This post continues the analysis of Post 22: Enlistments to the end of 1914: background characteristics Part 1 – movement, occupation, age and marital status, in that it examines the same characteristics, and employs the same approach, for the group of 104 men who enlisted in the first half of 1915.
The specific characteristics covered in the attached table are: the place of birth, the place of enlistment, the address of the next-of-kin at the time of enlistment, the address of the individual volunteer at the time of enlistment, the occupation at the time of enlistment, and age and marital status at the time of enlistment.
As for Post 22, most information in the table is taken from 2 key sources. Place of birth and place of enlistment are taken from the enlistment papers in each individual’s AIF service file. The other pieces of information are taken from the Embarkation Roll.
However, for ‘occupation’, the evidence covers not just the Embarkation Roll and the individual AIF service file but also the Shire of Alberton Rate Book and the Commonwealth Electoral Roll for the Subdivision of Yarram Yarram.
This extended range of evidence is needed to identify those men who were from the ‘family farm’. As is shown in the table, in one or two cases, a young man described himself as a ‘labourer’ when in fact his father was a farmer in the Shire and the young man was, presumably, working on the family farm. Also, there were cases where the young man described himself as ‘farmer’ when the evidence – principally from the rate book – indicates that he was working for his father on the family farm. Consequently, in the table below, the description of ‘family farm’ – highlighted – covers all situations (12) where the son was, most likely, working on the family farm.
There was also the situation where a young man described himself as a ‘farmer’ when all the evidence points to him being a ‘farm labourer’. In the table, this is most evident with immigrant farm workers: they were relatively young; had been in the district only a short period of time; there is no record in the local rate book of land in their name; and where they do appear on the electoral roll they are not described as ‘farmer’.
As for Post 22, the table covering the first half of 1915 highlights movement as a key characteristic of this group. Again continuing the analysis from Post 22, it is possible to identify 4 broad groups.
First, there are what can be termed long-term residents: those who were born in the Shire, enlisted in Yarram – and were working in the local area at the time of enlistment – and gave a location in the Shire as their own address and that of their parents. This was the largest single group and, not surprisingly, individuals from this group were most likely to be included on the Shire of Alberton Honor Roll and, in the case of those who died on active service, the Shire of Alberton War Memorial. One minor qualification to make with this group of volunteers is that increasingly the men were formally being enlisted in Melbourne. This was the case even where they had their (first) medical, completed the enlistment paper work, took the oath and were issued with their railway warrant in Yarram. In part, this arrangement reflected the concern that country doctors were too inclined to pass volunteers as fit. It appears that by the end of June 1915, all men were medically ‘re-examined’ in Melbourne.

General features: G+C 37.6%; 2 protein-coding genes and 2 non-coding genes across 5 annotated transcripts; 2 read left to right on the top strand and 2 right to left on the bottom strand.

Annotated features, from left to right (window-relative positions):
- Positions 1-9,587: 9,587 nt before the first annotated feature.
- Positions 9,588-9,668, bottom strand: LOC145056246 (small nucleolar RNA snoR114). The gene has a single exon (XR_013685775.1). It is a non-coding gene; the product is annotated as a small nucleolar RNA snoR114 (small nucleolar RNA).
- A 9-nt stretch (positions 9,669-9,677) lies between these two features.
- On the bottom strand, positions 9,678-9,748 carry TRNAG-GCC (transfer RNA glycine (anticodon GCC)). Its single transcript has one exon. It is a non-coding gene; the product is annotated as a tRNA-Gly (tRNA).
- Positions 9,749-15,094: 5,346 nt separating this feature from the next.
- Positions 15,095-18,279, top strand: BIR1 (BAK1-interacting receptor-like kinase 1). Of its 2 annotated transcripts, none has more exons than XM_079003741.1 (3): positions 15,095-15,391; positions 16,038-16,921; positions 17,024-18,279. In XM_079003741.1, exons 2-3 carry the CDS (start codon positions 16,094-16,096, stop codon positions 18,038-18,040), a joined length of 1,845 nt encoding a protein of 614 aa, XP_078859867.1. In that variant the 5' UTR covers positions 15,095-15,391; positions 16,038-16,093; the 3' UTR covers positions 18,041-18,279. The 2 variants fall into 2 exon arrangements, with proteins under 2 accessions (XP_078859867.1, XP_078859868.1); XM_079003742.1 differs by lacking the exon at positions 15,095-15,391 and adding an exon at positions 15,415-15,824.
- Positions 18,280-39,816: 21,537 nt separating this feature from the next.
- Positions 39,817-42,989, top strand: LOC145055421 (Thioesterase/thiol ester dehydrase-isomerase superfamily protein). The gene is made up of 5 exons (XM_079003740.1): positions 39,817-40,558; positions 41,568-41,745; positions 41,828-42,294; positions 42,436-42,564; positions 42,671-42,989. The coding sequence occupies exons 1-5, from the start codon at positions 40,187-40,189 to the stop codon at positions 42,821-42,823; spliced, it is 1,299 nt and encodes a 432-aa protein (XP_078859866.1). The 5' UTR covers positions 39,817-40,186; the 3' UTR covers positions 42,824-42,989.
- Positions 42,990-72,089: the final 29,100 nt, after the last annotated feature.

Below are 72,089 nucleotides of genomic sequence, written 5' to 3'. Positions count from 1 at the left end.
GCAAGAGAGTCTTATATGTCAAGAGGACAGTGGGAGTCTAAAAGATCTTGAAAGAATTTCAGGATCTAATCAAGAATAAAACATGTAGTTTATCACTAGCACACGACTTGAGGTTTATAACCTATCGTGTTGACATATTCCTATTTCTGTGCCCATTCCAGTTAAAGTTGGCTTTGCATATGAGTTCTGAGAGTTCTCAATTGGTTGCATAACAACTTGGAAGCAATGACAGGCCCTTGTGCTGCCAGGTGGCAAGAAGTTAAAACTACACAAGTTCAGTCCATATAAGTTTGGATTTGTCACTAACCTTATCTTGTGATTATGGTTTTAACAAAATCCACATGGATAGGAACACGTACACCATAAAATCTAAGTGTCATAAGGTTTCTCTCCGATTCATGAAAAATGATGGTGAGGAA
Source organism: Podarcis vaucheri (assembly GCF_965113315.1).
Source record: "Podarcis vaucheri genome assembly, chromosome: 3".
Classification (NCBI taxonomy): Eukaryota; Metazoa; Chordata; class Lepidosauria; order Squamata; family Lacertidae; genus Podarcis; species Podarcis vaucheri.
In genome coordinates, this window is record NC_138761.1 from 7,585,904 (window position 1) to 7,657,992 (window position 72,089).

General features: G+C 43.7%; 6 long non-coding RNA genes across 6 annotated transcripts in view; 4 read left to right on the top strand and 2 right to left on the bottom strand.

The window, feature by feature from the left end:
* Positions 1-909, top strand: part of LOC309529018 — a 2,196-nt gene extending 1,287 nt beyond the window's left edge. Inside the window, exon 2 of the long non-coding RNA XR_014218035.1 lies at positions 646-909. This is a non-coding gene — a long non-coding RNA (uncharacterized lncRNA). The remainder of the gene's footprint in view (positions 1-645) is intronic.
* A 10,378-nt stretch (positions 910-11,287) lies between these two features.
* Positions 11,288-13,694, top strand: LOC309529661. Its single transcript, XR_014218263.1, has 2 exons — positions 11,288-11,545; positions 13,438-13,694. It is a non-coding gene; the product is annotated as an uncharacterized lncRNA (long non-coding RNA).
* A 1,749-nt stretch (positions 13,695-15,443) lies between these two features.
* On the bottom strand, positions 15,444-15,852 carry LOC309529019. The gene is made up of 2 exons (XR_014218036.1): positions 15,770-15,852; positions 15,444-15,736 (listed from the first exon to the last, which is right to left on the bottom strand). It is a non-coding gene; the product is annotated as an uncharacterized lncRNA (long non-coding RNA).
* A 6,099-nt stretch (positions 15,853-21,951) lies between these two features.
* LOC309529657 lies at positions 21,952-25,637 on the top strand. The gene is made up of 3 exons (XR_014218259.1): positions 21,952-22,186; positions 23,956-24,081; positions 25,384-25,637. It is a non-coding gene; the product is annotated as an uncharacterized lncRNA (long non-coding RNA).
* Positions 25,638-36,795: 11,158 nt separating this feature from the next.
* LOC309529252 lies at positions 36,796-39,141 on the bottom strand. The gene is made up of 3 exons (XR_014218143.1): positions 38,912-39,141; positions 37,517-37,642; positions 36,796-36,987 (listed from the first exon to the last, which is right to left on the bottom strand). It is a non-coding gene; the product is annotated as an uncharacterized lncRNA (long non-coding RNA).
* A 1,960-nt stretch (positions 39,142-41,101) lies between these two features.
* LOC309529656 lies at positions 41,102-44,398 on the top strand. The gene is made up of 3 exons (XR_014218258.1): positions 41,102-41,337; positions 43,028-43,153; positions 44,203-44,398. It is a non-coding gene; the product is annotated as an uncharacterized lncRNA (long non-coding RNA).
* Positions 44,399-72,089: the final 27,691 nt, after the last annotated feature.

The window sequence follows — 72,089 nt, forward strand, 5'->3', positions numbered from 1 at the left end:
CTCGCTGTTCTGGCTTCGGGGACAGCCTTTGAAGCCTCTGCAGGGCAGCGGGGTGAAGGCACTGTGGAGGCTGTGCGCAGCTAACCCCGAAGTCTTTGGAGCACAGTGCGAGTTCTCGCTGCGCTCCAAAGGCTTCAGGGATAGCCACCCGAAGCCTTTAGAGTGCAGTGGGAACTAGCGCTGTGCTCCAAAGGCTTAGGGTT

The second group involved those who had been in the Shire for some time – they had been born in the Shire and/or spent time there as a child or adolescent – but who, by the time of enlistment, had moved out of the Shire. As before, whether or not they were included on the Shire of Alberton Honor Roll – and, if relevant, the Shire of Alberton War Memorial – appeared to be tied to the presence of some ongoing family link to the Shire. There needed to be immediate family members or relatives working to keep the individual soldier’s memory alive in the local community.
Generally, those in this second group only featured on local school honor rolls. However, the individuals concerned were often well known – or more correctly ‘well-remembered’ – in the local community. For example, Bertram Atkinson only appears in the table because he attended Yarram State School as a child. His name appears on the school’s honor roll. He was 26yo and married when he enlisted, and his wife was living in Hawthorn. He had even attended Malvern East Grammar some time after leaving the state school at Yarram. Clearly, his link with the local area had finished many years before he enlisted. Yet because he was the son of the Church of England minister based at Yarram at the turn of the 20C – the Rev. James C Atkinson – locals definitely remembered him. In fact, there were several articles in the local paper reporting his death (21/9/15) and describing his family’s association with the district.